Most of us know the importance of saving and spending smart, but don’t think about how important it is to teach real-life financial skills from a young age. In school, we’re required to learn the Pythagorean Theorem to graduate, but not always required to learn about personal finance, credit, and taxes. That’s why at Service Credit Union, we commit ourselves to enriching the financial well-being of members and their families, at all ages.
The credit union motto is “People Helping People” and that’s why we dedicate resources to educate students before they enter the real world through simulated Reality Fairs. Service Credit Union has been utilizing the CU4Reality™ program since 2007, when it was devised through America’s Credit Union as a catalyst youth financial education program for middle-school students. Reality Fairs are a wonderful way for us to teach students the financial realities of adulthood, such as personal finance, credit, and savings – aka #adulting.
At the same time as students prepare for the new school year with new backpacks and supplies, Service Credit Union’s Education Department prepares for a new year of Reality Fairs. Throughout the school year, we strategically partner with dozens of schools in New Hampshire, and on U.S. Army and Air Force bases in Germany, where Service Credit Union has overseas branches, to implement financial education curriculum. Kicking off the school year is always refreshing after the summer break when we get the opportunity to reflect on the previous year and update materials.
For our stateside operations, the first Reality Fair of this school year was held at Southern New Hampshire University for Bedford High School and Monadnock Regional High School students on October 31st – a total of 154 students. High-school students are at a pivotal age where they must seriously think about what they will do when they graduate: “Will I go to college, or a trade school, or take a gap year?” Christina Wilczewksi, a business teacher at Bedford High School, commented on how students at this age are beginning to learn the costs of utilities and insurance and how on-time payments impact a credit score. After completing the activity, students often comment on how they have a greater appreciation for their parents. What more could we ask for?
Our second Reality Fair was for Gilbert H. Hood Middle School in Derry, NH. The teachers at this school invite us to guest-speak in the classroom prior to the event. We teach credit union history and explain the difference between credit unions and banks (hint: credit unions are not-for-profit). We ask questions such as “Why would you want to have a savings account?” Students at this age are beginning to explore careers and we discuss how high school is the ideal opportunity to take a variety of classes to learn about your passions. Additionally, we remind students how manners go a long way, and to be respectful to our volunteers, who take time away from their normal workday because they believe this program empowers and enriches students. 190 students participated in the Reality Fair on November 9th in the school gym and they learned quickly how fast their money can be spent on essentials, such as housing, transportation, food and, of course, video games.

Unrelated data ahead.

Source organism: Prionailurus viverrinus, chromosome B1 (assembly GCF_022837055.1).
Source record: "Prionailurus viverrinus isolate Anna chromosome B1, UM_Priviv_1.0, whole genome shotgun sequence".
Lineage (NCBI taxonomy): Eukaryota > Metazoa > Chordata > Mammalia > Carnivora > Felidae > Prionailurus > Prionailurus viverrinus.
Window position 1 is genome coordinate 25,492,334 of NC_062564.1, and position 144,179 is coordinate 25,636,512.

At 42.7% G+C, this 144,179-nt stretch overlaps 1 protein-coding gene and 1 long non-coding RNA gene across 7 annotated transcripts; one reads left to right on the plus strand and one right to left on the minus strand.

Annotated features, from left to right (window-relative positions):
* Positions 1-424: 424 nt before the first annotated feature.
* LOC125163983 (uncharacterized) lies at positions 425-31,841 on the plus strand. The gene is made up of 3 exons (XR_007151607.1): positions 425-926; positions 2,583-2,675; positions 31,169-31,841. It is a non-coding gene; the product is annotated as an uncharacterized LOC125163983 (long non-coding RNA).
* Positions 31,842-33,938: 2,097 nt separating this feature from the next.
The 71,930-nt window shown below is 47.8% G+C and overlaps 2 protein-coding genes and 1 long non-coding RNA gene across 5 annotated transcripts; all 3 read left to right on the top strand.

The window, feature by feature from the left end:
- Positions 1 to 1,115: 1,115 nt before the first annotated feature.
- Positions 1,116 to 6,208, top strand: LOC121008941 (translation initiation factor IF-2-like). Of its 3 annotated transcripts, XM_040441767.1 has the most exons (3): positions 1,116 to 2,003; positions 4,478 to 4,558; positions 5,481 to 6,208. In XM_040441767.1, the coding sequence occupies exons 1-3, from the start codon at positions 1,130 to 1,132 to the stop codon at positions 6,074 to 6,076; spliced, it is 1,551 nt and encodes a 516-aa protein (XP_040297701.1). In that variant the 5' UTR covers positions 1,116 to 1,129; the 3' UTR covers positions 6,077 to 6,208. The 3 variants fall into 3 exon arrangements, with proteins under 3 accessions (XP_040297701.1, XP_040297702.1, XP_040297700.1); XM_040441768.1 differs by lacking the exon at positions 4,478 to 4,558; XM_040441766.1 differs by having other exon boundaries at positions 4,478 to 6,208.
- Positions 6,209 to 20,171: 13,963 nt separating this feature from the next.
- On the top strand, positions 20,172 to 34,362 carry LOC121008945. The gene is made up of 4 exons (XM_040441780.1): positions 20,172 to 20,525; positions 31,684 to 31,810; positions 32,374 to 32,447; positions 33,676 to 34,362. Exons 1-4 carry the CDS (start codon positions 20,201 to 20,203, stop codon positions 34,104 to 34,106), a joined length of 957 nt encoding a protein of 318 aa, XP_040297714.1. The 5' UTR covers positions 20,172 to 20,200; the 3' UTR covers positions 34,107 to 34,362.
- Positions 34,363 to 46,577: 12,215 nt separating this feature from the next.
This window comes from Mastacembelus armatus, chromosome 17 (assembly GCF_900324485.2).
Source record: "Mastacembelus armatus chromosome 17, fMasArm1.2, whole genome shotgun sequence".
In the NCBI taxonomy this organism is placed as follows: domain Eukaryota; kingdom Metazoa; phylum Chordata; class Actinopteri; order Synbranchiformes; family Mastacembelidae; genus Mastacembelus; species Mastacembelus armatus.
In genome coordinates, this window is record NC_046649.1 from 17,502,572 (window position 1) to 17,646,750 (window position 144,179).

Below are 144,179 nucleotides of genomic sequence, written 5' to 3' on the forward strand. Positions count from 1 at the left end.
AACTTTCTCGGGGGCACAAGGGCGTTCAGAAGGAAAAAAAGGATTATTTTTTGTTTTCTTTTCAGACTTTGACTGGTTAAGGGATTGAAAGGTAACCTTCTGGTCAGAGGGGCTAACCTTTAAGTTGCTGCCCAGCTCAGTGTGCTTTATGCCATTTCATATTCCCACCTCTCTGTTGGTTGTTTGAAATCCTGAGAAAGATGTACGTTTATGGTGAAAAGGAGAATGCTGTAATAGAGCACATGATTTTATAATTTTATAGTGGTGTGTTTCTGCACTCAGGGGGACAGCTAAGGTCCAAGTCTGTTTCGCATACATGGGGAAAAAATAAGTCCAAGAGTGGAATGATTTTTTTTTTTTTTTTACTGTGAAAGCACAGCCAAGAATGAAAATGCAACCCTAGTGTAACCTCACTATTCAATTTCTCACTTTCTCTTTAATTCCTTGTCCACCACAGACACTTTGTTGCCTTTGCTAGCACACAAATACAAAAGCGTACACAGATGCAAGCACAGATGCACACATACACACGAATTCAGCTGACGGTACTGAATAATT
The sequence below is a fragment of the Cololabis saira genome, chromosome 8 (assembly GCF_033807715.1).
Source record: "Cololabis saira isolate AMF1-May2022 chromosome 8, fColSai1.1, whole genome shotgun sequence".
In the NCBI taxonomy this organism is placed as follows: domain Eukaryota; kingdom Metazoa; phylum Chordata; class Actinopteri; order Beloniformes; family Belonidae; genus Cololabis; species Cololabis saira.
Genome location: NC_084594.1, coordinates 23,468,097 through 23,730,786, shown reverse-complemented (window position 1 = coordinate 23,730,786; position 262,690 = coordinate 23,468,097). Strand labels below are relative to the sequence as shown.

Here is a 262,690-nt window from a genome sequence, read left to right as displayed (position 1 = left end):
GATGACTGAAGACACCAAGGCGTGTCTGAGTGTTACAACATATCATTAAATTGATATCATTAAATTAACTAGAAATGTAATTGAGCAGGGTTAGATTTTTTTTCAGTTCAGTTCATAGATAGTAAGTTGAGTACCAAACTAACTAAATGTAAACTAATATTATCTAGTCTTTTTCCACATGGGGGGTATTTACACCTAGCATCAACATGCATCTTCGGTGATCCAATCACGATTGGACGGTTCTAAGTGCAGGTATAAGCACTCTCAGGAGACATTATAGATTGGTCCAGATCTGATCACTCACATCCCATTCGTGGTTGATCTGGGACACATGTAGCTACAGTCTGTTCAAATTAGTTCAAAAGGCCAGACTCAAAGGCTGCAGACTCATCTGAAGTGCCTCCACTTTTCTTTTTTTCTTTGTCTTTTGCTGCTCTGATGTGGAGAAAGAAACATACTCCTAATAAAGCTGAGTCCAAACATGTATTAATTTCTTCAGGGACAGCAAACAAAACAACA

Reality Fairs help us create valuable, enduring relationships with both our employees and our communities. For nearly seven years, I’ve coordinated these events and seen firsthand how we make an impact: happy employees, thankful teachers, and active students who will hopefully think of us first for their financial needs in the future. These are essential skills we all need to learn regardless of what career path we take and it should be a requirement to graduate high school. We invest our money, time, and resources because our communities are our most valuable asset. As we finish planning the remaining reality fairs for the 2018-19 school year, the Education Department is #ReadytoTeach.
If you are a teacher and interested in a partnership with Service CU’s educational outreach, please contact email@example.com